One chapter he has titled ‘Jesus and Vinyl’ where he demonstrates that Christian’s draw most of their understanding of Jesus from phrases and choruses from Christian music that taken together provides a very distorted picture of who Christ is, and in reality is theology in a vacuum.

The bottom line of Nichols argument is that our society has made Jesus in our image which is far from the Biblical context.

This is a very enjoyable discussion about a subject that impacts every Christian today.

Made in the USA at Christ the Center >>>

Why Christian Institutions are Easily Lost, Al Mohler

Al Mohler recently visited Harvard’s Divinity Hall and reflects on Ralph Waldo Emerson’s address to the graduating class of 1838 which amounted to a declaration of war on Biblical Christianity.  Mohler asks the question, ‘Why do churches and denominations have a tragic record of keeping their institutions orthodox and evangelical?’  This is a sad pattern that crosses demoninational lines.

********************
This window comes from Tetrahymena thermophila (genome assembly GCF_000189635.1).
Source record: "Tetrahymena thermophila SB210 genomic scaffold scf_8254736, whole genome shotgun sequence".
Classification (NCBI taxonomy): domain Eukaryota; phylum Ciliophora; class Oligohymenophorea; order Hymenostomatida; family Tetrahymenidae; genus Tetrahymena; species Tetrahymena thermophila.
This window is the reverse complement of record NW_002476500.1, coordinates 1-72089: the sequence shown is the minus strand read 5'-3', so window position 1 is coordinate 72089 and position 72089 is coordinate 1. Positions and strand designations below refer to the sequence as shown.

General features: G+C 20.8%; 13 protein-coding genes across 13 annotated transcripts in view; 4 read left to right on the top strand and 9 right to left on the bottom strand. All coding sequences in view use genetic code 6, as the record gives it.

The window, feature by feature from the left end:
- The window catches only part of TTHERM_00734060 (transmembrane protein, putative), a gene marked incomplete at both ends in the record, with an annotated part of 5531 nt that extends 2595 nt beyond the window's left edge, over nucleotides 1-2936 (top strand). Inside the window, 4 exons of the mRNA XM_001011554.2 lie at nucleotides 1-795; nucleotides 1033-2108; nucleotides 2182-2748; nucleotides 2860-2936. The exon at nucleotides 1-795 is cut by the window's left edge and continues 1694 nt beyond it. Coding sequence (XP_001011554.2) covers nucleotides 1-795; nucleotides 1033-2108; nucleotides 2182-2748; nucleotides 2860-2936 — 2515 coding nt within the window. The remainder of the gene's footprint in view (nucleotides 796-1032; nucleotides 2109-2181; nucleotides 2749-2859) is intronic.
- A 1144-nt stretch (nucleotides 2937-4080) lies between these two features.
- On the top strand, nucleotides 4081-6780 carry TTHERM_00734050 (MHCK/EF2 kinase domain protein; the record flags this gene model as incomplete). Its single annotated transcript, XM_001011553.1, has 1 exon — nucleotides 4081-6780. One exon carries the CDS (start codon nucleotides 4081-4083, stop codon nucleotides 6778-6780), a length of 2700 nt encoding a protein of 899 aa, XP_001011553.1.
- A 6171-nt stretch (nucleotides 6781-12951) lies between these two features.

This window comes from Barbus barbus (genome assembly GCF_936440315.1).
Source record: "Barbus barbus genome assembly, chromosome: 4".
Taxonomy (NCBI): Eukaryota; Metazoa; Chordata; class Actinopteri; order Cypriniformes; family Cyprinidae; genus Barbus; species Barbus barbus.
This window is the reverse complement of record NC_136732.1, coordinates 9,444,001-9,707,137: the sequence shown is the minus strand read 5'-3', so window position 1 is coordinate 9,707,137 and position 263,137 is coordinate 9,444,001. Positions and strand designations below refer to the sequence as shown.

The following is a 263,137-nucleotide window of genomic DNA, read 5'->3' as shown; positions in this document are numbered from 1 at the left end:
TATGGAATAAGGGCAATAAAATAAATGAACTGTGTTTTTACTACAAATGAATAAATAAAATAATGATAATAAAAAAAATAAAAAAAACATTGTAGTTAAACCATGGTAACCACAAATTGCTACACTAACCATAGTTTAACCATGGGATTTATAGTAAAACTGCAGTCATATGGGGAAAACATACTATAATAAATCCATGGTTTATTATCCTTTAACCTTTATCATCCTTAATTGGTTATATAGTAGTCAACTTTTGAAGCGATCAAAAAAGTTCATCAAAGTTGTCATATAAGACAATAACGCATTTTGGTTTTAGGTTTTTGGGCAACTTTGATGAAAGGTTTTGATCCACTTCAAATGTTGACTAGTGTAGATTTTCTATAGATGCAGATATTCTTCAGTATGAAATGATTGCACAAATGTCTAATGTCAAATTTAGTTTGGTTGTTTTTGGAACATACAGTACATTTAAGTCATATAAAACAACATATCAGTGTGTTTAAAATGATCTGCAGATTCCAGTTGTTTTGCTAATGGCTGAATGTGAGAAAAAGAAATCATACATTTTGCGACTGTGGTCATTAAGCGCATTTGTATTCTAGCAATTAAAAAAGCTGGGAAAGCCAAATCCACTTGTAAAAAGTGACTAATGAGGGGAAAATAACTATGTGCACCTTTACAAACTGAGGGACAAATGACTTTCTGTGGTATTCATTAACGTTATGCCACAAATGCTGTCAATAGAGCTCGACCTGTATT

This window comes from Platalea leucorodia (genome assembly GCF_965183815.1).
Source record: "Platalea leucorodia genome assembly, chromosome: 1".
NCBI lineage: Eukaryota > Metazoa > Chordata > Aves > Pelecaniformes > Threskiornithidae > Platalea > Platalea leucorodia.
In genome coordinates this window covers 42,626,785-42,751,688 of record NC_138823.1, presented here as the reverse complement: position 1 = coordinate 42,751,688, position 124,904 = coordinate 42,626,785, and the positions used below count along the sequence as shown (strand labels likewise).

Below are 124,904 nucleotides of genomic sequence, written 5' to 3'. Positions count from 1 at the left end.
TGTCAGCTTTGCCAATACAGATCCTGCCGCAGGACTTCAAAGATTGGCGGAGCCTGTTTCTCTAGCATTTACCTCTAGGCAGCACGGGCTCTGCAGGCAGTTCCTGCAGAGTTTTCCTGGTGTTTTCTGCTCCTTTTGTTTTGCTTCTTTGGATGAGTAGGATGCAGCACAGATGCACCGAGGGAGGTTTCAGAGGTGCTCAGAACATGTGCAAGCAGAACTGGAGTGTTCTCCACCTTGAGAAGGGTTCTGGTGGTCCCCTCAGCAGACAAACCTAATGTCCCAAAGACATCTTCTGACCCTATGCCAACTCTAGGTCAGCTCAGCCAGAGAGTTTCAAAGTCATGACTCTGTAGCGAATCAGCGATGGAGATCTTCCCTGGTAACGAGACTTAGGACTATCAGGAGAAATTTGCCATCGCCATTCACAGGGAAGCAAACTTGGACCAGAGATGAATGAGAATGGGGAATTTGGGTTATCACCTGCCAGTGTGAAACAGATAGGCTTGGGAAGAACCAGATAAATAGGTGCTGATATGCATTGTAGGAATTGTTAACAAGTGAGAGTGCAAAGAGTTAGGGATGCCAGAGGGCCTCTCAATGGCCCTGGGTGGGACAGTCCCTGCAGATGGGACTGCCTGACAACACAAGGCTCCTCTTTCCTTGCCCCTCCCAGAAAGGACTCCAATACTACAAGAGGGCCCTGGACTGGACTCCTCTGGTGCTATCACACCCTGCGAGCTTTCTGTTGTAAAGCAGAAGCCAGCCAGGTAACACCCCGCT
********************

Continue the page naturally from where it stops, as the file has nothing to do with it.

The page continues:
The bottom line is that in the tide of secularization, these institutions do not keep their people accountable. This is very insightful commentary by a sage of our age.

Why Christian Institutions are Easily Lost >>>